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Electric avenue: The future of road transport in Europe

November 2017 – This report draws together insights from businesses and industry experts to map the trends toward electrification and automation in the road transport sector. It seeks to make a high-level assessment of the implications and opportunities for European businesses, as well as what policymakers need to do to respond to these trends.

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Future of Road TransportAbout

Radical changes are occurring in the road transport sector with wide-reaching implications for European businesses, policymakers and consumers. Innovations such as electric vehicles and self-driving cars are no longer confined to research departments but are finding their way on to residential driveways and into company fleets. Transport is also evolving towards a service model, rather than one based primarily on car ownership. The changes are being enabled by new technology and incentivised by the need to cut greenhouse gas emissions and localised air pollution.

The trends in road transport should – if the right policies and choices are made – result in better air quality, safer roads and reduced congestion; and contribute towards CO2 reduction targets. They will also open up many new business opportunities for companies in Europe and beyond. But they also carry risks for those that fail to respond. Businesses need to understand how transport is changing and react accordingly; and policymakers must support them to make investment decisions that have positive social and environmental outcomes and allow them to remain competitive.

This report from The Prince of Wales’s Corporate Leaders Group (CLG) maps the trends in the road transport sector and assesses the implications and opportunities for European businesses, as well as providing recommendations for policymakers. Below is a summary of the main findings and recommendations:

The rise of electric vehicles and automation is inevitable

Europe’s legacy car makers urgently need to catch up with, and respond to, these changes or risk being made irrelevant by competition from the US, China and beyond.

New transport ecosystems are appearing

The infrastructure and services needed to support and enable new transport technologies, such as electric and automated vehicles, offer new business opportunities, for example in the sharing economy. In some areas, such as battery manufacturing, Europe is lagging behind.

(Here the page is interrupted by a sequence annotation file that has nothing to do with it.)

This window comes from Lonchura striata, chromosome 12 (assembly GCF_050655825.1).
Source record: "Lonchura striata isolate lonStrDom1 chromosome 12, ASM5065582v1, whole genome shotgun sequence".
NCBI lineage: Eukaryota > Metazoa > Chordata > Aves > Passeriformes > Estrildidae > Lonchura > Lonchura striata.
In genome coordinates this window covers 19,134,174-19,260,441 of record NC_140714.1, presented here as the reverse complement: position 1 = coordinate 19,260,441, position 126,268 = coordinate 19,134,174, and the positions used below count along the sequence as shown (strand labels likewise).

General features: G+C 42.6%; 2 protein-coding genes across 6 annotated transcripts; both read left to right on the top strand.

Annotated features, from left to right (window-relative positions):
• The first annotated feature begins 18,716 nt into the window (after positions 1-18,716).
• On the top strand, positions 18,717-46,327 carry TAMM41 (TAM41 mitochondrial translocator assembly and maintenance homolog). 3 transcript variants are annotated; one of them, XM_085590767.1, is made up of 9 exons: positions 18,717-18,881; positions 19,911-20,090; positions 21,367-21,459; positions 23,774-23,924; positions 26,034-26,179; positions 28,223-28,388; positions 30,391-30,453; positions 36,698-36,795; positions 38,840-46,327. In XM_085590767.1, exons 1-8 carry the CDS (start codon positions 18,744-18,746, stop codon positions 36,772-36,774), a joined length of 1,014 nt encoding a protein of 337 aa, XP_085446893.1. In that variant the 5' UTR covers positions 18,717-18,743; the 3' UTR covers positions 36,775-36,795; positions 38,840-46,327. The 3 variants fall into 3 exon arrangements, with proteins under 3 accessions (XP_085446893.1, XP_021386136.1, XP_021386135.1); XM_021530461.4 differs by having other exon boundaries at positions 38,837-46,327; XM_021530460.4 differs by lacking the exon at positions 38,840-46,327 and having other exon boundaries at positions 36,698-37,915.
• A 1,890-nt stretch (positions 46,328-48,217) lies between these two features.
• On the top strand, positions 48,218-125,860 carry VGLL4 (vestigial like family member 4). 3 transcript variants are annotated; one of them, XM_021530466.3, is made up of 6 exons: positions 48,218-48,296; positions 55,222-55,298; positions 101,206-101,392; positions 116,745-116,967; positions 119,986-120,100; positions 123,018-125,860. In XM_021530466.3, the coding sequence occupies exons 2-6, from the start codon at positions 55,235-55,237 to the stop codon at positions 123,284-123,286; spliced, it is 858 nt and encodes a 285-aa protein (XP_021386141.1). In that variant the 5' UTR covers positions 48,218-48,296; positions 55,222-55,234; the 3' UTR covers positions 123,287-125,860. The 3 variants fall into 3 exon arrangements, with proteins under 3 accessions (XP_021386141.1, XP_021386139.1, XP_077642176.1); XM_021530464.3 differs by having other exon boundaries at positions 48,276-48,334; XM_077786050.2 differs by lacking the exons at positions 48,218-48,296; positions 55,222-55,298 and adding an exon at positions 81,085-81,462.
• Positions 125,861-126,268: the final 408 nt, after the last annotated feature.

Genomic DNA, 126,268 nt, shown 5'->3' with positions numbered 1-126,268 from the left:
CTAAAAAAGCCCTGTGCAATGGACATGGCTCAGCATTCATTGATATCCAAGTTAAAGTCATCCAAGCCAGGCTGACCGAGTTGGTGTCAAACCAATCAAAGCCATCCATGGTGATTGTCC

Transport is becoming more about services and less about products

Future road transport will be as much about selling data-enabled mobility services, and extracting the value from data produced by vehicles, as about manufacturing and selling cars. New ownership models and consumption patterns are being adopted, which is accelerated by new technology.

The opportunities – and the competition – are global

There are millions of new consumers in places like China and India, ready to consume the new forms of transport; these markets will also give birth to capable new companies that challenge the incumbents.

Policymakers need to act fast to help European business catch up

European policymakers should pass legislation and invest in infrastructure that encourages innovation and new business models supporting the jobs of the future, rather than seek to protect jobs based on out-dated business models.



The report is based on interviews with senior representatives of the following CLG member companies: 

3M, Acciona, Anglian Water, Iberdrola, Jaguar Land Rover, Lex Autolease (part of Lloyds Banking Group), Tesco

And senior representatives from the following organisations:

C40 Cities Climate Leadership Group; EV100, The Climate Group; European Climate Foundation; European Commission - DG MOVE; Regional Centre for Energy Policy Research, Hungary; WRI India.


Citing this report

Please refer to this publication as University of Cambridge Institute for Sustainability Leadership (CISL). (2017). Electric avenue: The future of road transport in Europe, Cambridge, UK: The Prince of Wales’s Corporate Leaders Group.


Published: November 2017

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Author and acknowledgments

This business briefing was authored by Nicholas Walton with editorial input from The Prince of Wales’s Corporate Leaders Group (CLG) Secretariat and Amy Barry of di:ga Communications. CLG is a member of the We Mean Business coalition, which has provided financial support for the production of this report.


The opinions expressed here are those of the authors and do not represent an official position of CLG, CISL, the wider University  of Cambridge, or clients.